Play and Neurogenesis



Stuart Brown, psychiatrist, and founder of The National Institute for Play, feels that plays results in enormous changes in the development of the brain, specifically dendritic sprouting or neurogenesis, the interconnecting of millions of neurons.

Play's process of capturing a pretend narrative and combining it with the reality of one's experience in a playful setting is, at least in childhood, how we develop our major personal understanding of how the world works. We do so initially by imagining possibilities – simulating what might be, and then testing this against what actually is.

Consider what happens when a toddler manipulates toys, using the new language he or she is developing, and sorting them based on preferences. That is why Brown contends that elements of our personality, our actions, and belief system are derived from the enormous number of encounters in our daily lives. Play seems to be the most "advanced method nature has invented to allow a complex brain to create itself".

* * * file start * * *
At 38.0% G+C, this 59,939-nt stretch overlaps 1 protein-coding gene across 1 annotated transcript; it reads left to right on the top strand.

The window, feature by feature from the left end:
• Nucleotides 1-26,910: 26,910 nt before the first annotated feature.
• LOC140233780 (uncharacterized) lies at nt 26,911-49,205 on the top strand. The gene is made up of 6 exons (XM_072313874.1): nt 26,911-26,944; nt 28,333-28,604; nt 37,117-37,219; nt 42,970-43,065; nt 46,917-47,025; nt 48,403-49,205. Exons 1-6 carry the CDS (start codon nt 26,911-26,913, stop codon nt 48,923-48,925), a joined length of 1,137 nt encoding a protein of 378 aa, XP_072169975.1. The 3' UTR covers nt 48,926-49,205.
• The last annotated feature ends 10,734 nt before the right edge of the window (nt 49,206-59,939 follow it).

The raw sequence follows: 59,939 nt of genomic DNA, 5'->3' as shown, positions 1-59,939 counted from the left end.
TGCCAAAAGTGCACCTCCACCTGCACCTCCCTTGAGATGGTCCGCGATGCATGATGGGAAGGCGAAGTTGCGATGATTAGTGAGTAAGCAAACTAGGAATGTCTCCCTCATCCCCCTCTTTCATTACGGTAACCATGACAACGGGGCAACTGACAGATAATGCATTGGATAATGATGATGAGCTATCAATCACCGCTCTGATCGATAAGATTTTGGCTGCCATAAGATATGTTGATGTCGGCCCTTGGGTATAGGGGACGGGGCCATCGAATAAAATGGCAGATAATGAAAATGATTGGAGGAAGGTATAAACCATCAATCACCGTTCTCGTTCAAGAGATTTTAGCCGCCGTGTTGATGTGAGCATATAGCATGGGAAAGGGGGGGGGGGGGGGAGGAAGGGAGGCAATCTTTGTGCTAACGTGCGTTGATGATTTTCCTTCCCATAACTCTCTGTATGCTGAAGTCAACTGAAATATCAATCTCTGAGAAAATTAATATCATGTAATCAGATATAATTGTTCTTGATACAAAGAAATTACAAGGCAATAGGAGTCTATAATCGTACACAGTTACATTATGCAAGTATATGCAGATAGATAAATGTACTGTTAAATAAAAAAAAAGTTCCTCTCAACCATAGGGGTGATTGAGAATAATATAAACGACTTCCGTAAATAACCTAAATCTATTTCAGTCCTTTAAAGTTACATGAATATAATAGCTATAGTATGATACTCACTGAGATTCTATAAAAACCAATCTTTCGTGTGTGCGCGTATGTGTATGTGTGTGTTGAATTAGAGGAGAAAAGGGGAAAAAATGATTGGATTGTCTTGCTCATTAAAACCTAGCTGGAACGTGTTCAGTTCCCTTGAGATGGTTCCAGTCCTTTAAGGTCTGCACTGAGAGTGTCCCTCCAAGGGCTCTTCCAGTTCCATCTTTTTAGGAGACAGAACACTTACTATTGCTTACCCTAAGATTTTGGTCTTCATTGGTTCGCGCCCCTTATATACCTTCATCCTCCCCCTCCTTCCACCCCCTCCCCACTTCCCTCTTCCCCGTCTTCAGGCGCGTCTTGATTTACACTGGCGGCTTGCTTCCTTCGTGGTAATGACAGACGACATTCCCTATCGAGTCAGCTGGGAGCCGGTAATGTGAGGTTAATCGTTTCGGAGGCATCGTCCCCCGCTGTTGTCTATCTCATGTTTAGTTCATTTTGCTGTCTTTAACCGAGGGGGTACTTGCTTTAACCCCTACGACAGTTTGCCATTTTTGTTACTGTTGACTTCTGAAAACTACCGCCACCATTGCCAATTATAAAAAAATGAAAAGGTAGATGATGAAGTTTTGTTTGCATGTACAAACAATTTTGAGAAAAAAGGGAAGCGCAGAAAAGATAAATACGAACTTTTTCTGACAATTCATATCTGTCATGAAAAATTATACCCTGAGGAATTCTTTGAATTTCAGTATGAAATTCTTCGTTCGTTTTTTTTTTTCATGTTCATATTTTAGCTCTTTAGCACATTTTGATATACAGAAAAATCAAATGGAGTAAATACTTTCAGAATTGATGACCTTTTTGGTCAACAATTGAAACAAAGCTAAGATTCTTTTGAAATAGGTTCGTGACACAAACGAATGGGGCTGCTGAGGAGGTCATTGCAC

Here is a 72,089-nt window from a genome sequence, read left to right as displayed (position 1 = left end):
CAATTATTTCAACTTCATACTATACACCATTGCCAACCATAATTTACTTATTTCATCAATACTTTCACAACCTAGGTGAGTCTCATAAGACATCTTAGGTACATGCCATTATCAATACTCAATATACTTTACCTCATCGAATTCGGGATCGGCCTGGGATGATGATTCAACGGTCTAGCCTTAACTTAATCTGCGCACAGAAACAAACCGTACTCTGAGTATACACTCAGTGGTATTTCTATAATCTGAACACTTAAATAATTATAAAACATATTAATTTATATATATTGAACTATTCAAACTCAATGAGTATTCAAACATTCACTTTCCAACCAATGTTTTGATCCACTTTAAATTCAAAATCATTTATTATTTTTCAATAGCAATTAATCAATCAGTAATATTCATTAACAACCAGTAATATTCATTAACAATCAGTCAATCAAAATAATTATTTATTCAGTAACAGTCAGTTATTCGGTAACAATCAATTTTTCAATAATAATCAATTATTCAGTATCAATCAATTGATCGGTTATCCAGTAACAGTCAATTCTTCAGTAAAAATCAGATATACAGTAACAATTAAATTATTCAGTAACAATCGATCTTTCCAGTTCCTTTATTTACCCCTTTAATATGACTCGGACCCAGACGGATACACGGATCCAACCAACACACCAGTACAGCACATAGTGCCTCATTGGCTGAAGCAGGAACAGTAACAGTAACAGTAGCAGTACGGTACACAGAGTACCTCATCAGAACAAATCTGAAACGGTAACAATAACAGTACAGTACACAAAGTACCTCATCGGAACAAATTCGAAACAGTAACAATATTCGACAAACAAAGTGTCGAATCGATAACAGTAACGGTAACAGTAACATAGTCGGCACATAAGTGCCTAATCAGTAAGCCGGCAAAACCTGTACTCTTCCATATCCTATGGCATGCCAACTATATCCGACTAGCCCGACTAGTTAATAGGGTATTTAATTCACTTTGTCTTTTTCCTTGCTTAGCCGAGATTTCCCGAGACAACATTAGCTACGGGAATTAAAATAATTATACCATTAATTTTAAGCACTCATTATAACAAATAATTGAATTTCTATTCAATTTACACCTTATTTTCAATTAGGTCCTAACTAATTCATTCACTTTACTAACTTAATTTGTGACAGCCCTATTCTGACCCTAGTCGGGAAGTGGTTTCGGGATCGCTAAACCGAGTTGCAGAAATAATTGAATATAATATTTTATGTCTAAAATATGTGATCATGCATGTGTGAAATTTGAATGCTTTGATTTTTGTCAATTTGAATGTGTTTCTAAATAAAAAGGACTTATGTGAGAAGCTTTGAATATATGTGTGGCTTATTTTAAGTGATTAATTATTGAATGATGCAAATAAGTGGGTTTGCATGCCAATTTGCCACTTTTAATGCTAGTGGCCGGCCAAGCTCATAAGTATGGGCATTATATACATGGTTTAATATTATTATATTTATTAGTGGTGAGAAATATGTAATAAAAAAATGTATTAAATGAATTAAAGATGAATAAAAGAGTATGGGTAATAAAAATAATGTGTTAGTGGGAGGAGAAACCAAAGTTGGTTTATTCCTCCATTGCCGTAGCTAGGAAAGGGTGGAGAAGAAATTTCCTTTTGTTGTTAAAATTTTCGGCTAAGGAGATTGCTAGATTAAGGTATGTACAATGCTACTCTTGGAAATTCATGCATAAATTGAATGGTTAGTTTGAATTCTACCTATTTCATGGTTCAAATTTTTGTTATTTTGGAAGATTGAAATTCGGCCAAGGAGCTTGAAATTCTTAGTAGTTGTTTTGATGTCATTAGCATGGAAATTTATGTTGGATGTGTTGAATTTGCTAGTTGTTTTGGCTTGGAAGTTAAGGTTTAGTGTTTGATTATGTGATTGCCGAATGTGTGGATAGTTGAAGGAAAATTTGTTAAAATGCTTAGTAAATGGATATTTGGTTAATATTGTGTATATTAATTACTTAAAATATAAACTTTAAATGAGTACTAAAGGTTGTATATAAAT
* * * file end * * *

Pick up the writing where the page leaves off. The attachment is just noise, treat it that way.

Brown, S., (2010). Play: How it Shapes the Brain, Opens the Imagination, and Invigorates the Soul, Avery.

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